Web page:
In a December 2, 2016 decision, Retractable Technologies, Inc. v. Becton Dickinson & Company, the Fifth Circuit opined on when false advertising can lead to liability under the Sherman Act. The Fifth Circuit’s answer: Very rarely.
In Retractable Technologies, a jury found the defendant, Becton Dickinson & Co. (“BD”), liable for attempting to monopolize the U.S. market for safety syringes. The jury’s verdict partially turned on its finding that two of BD’s advertising claims—that BD’s needles are the “world’s sharpest” and have “low waste space”—were false. On appeal, BD argued that it was entitled to judgment as a matter of law because two persistent, false advertising claims could not constitute anticompetitive conduct for purposes of the Sherman Act. The Fifth Circuit agreed.
The Fifth Circuit set a high hurdle for plaintiffs who seek to bring antitrust claims premised on false advertising, reasoning that such antitrust claims will not lie “absent a demonstration that a competitor’s false advertisements had the potential to eliminate, or did in fact eliminate, competition.” BD’s false advertisements did not fit within this narrow holding because the plaintiff, Retractable Technologies, Inc. (“RTI”), had not been eliminated from competition. To the contrary, during the litigation period, RTI had dominated the retractable syringe market and competition in the overall syringe market had remained robust.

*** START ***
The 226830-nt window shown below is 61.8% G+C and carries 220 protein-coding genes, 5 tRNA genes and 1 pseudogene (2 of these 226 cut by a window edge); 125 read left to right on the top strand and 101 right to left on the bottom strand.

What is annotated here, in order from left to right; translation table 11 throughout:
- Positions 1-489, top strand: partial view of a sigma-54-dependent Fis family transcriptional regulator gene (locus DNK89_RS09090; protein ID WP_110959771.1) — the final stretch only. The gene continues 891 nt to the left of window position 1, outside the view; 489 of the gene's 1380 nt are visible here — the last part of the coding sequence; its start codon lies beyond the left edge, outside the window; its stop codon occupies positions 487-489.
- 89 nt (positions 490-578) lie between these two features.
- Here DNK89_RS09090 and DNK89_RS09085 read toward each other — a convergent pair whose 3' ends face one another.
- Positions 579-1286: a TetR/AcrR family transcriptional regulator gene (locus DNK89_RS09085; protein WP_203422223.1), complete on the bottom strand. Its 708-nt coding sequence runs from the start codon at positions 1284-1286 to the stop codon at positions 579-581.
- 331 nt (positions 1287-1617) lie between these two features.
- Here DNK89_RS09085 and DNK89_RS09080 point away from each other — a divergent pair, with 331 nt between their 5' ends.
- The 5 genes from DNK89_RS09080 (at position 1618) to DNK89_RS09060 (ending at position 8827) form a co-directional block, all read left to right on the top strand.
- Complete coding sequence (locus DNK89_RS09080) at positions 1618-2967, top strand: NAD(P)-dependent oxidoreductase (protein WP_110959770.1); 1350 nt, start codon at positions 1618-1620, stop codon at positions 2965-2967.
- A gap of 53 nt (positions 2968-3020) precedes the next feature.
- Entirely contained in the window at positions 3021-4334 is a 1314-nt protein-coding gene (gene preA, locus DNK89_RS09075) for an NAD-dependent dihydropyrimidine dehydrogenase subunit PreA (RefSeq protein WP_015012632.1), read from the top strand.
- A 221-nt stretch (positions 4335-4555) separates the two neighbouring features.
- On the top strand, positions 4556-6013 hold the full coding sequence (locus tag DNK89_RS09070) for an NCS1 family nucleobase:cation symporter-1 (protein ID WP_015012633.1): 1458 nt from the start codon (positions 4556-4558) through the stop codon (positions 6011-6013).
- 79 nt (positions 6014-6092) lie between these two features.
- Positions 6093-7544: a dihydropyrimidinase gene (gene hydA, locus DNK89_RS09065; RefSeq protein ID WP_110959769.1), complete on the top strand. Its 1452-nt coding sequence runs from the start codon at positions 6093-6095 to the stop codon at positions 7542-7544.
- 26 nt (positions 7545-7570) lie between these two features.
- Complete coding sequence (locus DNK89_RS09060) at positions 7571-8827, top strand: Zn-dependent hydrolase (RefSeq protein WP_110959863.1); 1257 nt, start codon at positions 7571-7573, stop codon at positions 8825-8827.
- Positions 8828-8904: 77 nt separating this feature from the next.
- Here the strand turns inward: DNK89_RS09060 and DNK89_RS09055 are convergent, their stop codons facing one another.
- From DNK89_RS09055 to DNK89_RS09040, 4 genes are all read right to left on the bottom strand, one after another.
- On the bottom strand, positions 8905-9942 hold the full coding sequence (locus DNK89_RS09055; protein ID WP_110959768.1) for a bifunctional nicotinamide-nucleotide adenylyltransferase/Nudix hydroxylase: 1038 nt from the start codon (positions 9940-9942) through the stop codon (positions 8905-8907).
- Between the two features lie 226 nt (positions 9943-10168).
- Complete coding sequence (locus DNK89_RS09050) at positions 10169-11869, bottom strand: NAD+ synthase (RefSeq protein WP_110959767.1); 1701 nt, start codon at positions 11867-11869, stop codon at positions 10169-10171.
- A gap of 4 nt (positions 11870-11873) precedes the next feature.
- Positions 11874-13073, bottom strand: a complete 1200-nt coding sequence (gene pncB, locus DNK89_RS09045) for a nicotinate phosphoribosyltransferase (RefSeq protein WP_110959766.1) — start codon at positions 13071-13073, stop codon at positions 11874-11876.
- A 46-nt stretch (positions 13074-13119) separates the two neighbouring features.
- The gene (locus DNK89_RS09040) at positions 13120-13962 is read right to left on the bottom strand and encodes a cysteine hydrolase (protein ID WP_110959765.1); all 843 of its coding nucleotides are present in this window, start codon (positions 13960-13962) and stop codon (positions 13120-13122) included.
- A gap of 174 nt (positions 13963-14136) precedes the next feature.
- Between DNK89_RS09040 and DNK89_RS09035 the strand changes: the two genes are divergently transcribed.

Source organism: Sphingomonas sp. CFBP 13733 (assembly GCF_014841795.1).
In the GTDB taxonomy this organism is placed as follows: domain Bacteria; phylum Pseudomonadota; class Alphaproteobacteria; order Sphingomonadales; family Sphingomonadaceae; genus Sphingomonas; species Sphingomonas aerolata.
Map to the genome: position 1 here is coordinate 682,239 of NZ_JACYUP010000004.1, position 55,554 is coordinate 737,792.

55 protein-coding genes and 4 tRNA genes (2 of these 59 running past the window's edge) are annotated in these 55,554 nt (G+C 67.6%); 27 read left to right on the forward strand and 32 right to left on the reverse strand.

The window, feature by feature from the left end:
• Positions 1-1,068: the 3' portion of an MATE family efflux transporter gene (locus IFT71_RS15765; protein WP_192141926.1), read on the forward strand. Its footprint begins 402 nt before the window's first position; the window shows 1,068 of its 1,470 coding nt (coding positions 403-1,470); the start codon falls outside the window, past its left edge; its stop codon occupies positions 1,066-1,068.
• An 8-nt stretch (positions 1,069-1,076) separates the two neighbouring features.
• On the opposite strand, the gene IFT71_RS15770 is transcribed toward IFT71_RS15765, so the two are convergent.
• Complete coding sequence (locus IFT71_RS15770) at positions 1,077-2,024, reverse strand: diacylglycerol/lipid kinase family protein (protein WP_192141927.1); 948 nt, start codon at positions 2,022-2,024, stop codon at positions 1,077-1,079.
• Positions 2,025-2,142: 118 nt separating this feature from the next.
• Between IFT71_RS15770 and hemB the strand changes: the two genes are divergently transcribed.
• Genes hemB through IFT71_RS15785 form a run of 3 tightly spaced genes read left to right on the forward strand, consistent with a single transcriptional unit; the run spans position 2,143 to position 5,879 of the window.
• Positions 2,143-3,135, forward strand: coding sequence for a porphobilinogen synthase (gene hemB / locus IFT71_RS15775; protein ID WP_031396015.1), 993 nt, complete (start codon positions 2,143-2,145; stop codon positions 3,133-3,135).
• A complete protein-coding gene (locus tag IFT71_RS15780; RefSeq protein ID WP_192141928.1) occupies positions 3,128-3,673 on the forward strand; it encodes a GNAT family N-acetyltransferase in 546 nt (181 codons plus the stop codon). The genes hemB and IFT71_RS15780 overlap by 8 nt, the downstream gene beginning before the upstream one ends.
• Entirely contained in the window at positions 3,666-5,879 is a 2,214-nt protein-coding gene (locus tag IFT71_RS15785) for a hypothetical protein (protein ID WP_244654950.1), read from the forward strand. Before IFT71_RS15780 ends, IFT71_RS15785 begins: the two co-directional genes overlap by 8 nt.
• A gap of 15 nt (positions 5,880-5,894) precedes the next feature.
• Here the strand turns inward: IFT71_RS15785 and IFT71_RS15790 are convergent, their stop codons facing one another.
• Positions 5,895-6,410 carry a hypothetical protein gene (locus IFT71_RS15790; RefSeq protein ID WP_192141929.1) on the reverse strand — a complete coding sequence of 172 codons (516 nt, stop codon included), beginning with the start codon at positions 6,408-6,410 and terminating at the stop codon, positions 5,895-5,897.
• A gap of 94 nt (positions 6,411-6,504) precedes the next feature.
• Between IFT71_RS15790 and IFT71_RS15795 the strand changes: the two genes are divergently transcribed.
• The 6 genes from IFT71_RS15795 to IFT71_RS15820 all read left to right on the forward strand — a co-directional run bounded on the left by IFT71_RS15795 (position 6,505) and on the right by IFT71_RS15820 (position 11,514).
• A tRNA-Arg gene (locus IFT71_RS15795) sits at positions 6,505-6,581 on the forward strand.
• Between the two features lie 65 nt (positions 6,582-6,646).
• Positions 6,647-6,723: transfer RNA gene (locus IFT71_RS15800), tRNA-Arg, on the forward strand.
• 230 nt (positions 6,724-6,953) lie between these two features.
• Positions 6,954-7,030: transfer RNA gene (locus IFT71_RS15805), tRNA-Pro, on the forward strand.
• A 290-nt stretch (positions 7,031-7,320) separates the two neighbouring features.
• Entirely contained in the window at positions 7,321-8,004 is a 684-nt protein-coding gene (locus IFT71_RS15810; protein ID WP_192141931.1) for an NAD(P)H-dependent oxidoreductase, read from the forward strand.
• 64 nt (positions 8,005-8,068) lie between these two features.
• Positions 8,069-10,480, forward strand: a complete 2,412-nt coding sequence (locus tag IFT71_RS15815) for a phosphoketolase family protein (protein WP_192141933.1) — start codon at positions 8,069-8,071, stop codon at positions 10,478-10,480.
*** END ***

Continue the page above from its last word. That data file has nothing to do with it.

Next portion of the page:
The Retractable Technologies opinion is aligned with decisions from other circuits. As the Fifth Circuit noted, the Seventh Circuit does not recognize antitrust claims based on false advertising. Other circuit courts, including the Second, Sixth, and Ninth Circuits, presume that false advertising has a de minimis effect on competition and require plaintiffs to satisfy a rigorous six-part test to overcome this presumption.
So what’s left for a plaintiff who seeks to bring an antitrust claim based on a competitor’s false advertising? Not much. More than thirty years ago, the Eighth Circuit affirmed a district court’s conclusion that an airline’s false advertisements, which included print advertisements, radio commercials and letters to travel agents, supported a finding of antitrust liability under Section 1 and Section 2. But more recently, a district court sitting in the Eighth Circuit, in a decision captioned, Fair Isaac Corp. v. Experian Info. Solutions, 645 F. Supp. 2d 734 (D. Minn. 2009), questioned whether this Eighth Circuit precedent is still controlling.